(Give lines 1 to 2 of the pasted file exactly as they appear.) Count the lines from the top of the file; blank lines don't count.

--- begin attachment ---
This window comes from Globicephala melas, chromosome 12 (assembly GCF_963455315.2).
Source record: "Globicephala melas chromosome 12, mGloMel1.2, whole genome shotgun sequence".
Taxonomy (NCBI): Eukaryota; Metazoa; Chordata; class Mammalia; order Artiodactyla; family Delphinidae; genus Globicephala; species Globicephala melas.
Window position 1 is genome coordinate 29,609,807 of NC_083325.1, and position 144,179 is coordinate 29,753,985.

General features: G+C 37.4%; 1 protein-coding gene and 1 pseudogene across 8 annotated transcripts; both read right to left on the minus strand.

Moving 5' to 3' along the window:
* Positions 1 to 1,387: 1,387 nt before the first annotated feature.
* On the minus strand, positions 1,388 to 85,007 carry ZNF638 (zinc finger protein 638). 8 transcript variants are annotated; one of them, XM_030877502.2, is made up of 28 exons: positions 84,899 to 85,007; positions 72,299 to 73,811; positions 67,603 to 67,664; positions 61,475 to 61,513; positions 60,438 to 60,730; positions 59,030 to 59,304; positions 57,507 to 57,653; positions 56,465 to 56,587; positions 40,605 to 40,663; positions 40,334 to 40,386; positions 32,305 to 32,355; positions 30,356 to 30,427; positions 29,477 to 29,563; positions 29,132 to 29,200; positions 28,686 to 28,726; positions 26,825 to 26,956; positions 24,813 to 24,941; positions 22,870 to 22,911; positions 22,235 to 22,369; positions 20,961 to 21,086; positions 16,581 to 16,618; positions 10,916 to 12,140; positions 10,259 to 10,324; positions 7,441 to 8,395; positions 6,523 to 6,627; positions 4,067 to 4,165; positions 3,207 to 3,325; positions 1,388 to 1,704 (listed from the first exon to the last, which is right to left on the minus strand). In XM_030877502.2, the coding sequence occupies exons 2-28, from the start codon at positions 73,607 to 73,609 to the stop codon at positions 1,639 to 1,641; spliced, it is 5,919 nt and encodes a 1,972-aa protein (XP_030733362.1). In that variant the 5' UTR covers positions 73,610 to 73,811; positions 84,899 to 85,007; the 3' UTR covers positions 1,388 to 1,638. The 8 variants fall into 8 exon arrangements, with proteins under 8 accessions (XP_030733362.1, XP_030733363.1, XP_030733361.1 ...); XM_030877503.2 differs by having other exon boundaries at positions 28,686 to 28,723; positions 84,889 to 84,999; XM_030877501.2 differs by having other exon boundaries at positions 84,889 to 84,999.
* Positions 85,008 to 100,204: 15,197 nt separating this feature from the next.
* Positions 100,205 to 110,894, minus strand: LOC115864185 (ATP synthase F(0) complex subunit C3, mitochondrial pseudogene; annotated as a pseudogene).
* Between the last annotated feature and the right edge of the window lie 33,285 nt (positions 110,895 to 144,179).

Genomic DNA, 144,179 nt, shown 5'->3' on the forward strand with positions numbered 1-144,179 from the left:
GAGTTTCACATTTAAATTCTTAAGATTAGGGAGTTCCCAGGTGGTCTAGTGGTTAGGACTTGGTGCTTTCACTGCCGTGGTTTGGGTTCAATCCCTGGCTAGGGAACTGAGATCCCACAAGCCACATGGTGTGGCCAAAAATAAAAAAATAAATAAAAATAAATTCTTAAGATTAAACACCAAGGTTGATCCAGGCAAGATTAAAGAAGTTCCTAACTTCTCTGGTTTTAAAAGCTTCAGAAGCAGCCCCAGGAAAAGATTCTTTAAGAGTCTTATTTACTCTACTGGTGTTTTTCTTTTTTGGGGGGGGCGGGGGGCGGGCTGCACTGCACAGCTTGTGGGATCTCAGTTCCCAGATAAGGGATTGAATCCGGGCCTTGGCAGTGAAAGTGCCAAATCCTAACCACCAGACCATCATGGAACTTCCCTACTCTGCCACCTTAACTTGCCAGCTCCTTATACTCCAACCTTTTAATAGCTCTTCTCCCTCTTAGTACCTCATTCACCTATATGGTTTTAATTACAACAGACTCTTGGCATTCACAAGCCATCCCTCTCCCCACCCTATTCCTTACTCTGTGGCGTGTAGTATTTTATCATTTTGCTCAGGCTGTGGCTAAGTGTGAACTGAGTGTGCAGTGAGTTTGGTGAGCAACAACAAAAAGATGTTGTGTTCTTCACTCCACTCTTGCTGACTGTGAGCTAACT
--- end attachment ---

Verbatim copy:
This window comes from Globicephala melas, chromosome 12 (assembly GCF_963455315.2).
Source record: "Globicephala melas chromosome 12, mGloMel1.2, whole genome shotgun sequence".